WYSO Weekend: July 15, 2018

Jul 15, 2018

Last week, a WYSO investigation revealed thousands of kindergarten through third grade students are suspended each year. State data also show school officials remove children of color from the classroom much more often than white children. Officials most often cited “disruptive” behaviors as the reason for removing children -- behaviors such as not following directions or talking out of turn. Some advocates are pushing for teachers to seek alternative approaches to classroom discipline. To learn more about what some of those alternatives might be, we spoke with Scott Ervin. He’s a former Ohio public school educator who has since left the classroom to run a for-profit business designed to teach adults new ways to handle child behavior.

This summer, WYSO’s Culture Couch series is taking us backstage to meet some of the local makers of stagecraft. Debbie Henderson’s love of costume design began in the eighth grade, and has followed her throughout her life — she’s worked for 32 years at Wittenburg University as Costume Shop Manager and Designer for theater productions. But one type of clothing in particular has become Debbie’s passion - men’s hats. She’s written books and is known nationally for her collection. Debbie showed Community Voices producer Lauren Shows around her work space at her home in Yellow Springs.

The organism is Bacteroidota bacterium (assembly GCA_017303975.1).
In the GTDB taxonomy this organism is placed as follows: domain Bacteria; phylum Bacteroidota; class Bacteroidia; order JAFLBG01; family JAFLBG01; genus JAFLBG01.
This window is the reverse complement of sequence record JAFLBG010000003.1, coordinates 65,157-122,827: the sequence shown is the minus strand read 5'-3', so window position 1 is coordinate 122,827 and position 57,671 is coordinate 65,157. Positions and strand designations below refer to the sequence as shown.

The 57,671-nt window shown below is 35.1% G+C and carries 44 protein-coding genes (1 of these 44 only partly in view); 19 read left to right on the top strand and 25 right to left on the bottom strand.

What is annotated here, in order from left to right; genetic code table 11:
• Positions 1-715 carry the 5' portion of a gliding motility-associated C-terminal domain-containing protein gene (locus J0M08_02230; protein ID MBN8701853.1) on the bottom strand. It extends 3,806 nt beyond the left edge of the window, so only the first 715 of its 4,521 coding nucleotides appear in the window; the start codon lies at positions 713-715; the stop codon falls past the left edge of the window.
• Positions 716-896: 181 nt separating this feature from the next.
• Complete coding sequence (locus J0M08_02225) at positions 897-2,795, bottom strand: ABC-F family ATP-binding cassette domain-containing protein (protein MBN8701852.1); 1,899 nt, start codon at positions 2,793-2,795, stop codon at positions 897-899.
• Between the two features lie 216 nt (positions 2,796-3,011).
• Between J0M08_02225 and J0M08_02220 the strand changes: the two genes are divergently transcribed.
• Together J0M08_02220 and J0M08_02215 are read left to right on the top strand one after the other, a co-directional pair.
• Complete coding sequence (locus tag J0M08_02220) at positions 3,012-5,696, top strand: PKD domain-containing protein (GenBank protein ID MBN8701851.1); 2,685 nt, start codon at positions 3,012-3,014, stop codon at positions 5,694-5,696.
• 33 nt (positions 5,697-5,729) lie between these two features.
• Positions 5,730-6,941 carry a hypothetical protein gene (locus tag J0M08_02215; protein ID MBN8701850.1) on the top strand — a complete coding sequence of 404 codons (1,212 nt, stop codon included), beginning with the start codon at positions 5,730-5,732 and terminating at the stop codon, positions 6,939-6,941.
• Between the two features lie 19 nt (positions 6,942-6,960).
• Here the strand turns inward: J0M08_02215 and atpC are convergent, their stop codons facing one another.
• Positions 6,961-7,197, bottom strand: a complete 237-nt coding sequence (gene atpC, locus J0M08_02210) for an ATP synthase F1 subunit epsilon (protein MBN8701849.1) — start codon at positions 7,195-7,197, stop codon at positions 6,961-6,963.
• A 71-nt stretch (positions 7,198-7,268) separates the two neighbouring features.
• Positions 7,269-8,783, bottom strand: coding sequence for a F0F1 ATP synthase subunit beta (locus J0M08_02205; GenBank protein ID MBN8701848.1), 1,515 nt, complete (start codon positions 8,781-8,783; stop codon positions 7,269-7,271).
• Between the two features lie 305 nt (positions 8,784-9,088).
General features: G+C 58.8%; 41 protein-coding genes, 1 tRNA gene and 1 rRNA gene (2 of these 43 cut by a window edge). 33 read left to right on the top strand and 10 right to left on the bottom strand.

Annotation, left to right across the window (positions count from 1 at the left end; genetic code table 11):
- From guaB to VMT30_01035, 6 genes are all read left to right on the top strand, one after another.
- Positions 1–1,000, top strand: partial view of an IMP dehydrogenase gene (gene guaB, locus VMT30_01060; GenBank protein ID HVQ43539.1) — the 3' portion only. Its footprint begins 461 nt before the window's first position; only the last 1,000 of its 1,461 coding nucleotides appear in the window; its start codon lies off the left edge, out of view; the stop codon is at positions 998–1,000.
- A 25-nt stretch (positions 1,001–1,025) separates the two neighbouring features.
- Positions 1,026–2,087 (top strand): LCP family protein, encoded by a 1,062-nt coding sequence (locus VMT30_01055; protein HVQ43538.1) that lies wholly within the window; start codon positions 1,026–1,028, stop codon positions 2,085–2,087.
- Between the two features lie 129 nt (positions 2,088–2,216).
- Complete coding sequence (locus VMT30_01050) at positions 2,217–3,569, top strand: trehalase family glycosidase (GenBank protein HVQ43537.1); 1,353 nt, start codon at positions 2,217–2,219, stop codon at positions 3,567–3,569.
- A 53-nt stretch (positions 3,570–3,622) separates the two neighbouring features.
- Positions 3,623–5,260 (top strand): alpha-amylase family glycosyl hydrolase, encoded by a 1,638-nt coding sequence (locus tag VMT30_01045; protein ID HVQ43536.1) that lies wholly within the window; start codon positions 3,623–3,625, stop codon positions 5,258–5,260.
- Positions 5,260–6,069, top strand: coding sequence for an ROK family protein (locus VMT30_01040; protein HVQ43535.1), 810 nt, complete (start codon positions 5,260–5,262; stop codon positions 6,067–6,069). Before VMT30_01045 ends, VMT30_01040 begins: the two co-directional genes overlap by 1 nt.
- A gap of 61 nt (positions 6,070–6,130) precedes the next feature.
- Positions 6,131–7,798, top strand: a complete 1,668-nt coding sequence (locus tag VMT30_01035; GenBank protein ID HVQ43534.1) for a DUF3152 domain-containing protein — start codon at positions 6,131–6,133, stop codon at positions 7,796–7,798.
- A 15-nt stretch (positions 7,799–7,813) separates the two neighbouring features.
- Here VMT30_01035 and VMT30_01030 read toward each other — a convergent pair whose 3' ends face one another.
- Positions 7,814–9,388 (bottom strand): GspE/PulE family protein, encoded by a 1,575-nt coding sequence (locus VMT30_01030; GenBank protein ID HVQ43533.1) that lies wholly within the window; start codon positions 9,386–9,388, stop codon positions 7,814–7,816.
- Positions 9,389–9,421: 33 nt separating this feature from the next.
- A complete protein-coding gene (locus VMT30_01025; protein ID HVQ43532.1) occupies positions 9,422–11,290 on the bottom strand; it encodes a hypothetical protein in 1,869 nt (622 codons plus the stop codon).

This past week, we visited an organization we introduced you to some time ago.  I wanted to get an update on how the group is doing and to talk about some fun events they have coming up. We Care Arts in Kettering gives individuals with disabilities the opportunity to create, market and sell their own works of art. For the update, first I spoke with Executive Director Darlene Langhout, and then Development Director Christine Corba will tell us about some events coming up that you might not want to miss.


This week on Senior Voices, John Johnson remembers a rich period in Dayton music history, and working in concert promotion back in the 1960s and 70s. One venue he worked at was the Palace Theater, which stood across North Main Street from the Victory Theater. John shared his story with Dayton Metro Library volunteer interviewer, Liz Anderson.